This paper presents a robust six-degree-of-freedom relative navigation by combining the iterative closet point (ICP) registration algorithm and a noise-adaptive Kalman filter in a closed-loop configuration together with measurements from a laser scanner and an inertial measurement unit (IMU). In this approach, the fine-alignment phase of the registration is integrated with the filter innovation step for estimation correction, while the filter estimate propagation provides the coarse alignment needed to find the corresponding points at the beginning of ICP iteration cycle. The convergence of the ICP point matching is monitored by a fault-detection logic, and the covariance associated with the ICP alignment error is estimated by a recursive algorithm. This ICP enhancement has proven to improve robustness and accuracy of the pose-tracking performance and to automatically recover correct alignment whenever the tracking is lost. The Kalman filter estimator is designed so as to identify the required parameters such as IMU biases and location of the spacecraft center of mass. The robustness and accuracy of the relative navigation algorithm is demonstrated through a hardware-in-the loop simulation setting, in which actual vision data for the relative navigation are generated by a laser range finder scanning a spacecraft mockup attached to a robotic motion simulator.

Interesting approach to PF-based localization and active localization when the map contains semantic information

Nikolay Atanasov, Menglong Zhu, Kostas Daniilidis, and George J. Pappas, Localization from semantic observations via the matrix permanent, The International Journal of Robotics Research January–March 2016 35: 73-99, first published on October 6, 2015, DOI: 10.1177/0278364915596589.

Most approaches to robot localization rely on low-level geometric features such as points, lines, and planes. In this paper, we use object recognition to obtain semantic information from the robot’s sensors and consider the task of localizing the robot within a prior map of landmarks, which are annotated with semantic labels. As object recognition algorithms miss detections and produce false alarms, correct data association between the detections and the landmarks on the map is central to the semantic localization problem. Instead of the traditional vector-based representation, we propose a sensor model, which encodes the semantic observations via random finite sets and enables a unified treatment of missed detections, false alarms, and data association. Our second contribution is to reduce the problem of computing the likelihood of a set-valued observation to the problem of computing a matrix permanent. It is this crucial transformation that allows us to solve the semantic localization problem with a polynomial-time approximation to the set-based Bayes filter. Finally, we address the active semantic localization problem, in which the observer’s trajectory is planned in order to improve the accuracy and efficiency of the localization process. The performance of our approach is demonstrated in simulation and in real environments using deformable-part-model-based object detectors. Robust global localization from semantic observations is demonstrated for a mobile robot, for the Project Tango phone, and on the KITTI visual odometry dataset. Comparisons are made with the traditional lidar-based geometric Monte Carlo localization.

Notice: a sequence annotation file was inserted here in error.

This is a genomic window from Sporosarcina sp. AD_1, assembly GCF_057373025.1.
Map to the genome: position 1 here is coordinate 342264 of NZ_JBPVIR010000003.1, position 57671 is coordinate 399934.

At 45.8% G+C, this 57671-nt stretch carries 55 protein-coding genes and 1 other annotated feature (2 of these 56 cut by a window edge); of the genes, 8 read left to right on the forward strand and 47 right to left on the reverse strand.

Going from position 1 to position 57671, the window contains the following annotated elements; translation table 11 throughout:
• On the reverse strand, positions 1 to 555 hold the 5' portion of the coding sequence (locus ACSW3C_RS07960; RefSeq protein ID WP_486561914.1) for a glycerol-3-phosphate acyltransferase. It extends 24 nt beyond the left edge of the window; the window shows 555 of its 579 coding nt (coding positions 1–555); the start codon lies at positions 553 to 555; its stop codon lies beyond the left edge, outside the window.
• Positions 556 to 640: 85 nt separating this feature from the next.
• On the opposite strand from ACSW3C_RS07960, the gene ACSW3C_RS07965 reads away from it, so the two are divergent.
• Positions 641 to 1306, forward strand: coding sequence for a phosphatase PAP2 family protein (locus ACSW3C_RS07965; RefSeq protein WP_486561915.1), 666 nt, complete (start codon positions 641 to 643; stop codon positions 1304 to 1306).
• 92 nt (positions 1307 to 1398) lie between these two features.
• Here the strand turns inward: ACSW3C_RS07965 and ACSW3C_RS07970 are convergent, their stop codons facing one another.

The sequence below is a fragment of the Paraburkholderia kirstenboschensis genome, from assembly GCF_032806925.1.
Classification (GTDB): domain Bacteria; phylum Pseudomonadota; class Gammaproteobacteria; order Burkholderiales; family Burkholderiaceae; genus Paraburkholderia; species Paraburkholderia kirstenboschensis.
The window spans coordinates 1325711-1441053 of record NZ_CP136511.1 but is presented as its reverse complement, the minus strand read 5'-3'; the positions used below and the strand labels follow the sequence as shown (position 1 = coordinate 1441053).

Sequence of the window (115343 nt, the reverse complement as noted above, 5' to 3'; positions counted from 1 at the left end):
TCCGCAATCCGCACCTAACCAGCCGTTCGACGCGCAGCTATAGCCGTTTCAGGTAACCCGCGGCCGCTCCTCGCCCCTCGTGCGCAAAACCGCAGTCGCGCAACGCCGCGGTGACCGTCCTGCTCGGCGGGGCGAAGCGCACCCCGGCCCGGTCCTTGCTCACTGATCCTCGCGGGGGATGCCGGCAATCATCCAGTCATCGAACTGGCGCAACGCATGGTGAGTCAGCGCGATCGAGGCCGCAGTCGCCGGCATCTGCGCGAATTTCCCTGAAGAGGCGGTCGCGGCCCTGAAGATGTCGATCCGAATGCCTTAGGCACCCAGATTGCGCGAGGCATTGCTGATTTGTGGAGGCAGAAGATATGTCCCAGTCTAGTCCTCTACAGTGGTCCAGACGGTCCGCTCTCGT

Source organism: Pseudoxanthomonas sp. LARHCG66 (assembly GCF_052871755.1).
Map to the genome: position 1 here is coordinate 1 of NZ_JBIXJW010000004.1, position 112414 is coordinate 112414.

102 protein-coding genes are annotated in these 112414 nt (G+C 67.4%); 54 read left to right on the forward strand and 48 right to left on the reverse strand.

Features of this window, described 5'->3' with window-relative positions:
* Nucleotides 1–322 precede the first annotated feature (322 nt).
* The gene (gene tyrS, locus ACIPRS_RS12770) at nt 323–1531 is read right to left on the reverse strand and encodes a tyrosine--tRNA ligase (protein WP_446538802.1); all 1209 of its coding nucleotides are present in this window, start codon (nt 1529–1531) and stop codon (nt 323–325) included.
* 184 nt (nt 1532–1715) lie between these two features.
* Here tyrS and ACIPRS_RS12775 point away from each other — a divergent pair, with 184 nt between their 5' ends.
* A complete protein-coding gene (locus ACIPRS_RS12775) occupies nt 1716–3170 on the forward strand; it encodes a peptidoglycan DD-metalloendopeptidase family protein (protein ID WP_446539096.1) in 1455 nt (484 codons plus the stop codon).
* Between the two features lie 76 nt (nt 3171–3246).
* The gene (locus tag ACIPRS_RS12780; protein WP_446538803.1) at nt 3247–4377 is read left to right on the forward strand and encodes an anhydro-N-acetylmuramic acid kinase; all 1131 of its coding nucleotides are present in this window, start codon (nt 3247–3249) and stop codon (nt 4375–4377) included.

Using the Bingham distribution of probability, which is defined on a d-dimensional sphere to be antipodally symmetric, to address the problem of angle periodicity in [0,2pi] when estimating orientation in a recursive filter

Gilitschenski, I.; Kurz, G.; Julier, S.J.; Hanebeck, U.D., Unscented Orientation Estimation Based on the Bingham Distribution, in Automatic Control, IEEE Transactions on , vol.61, no.1, pp.172-177, Jan. 2016, DOI: 10.1109/TAC.2015.2423831.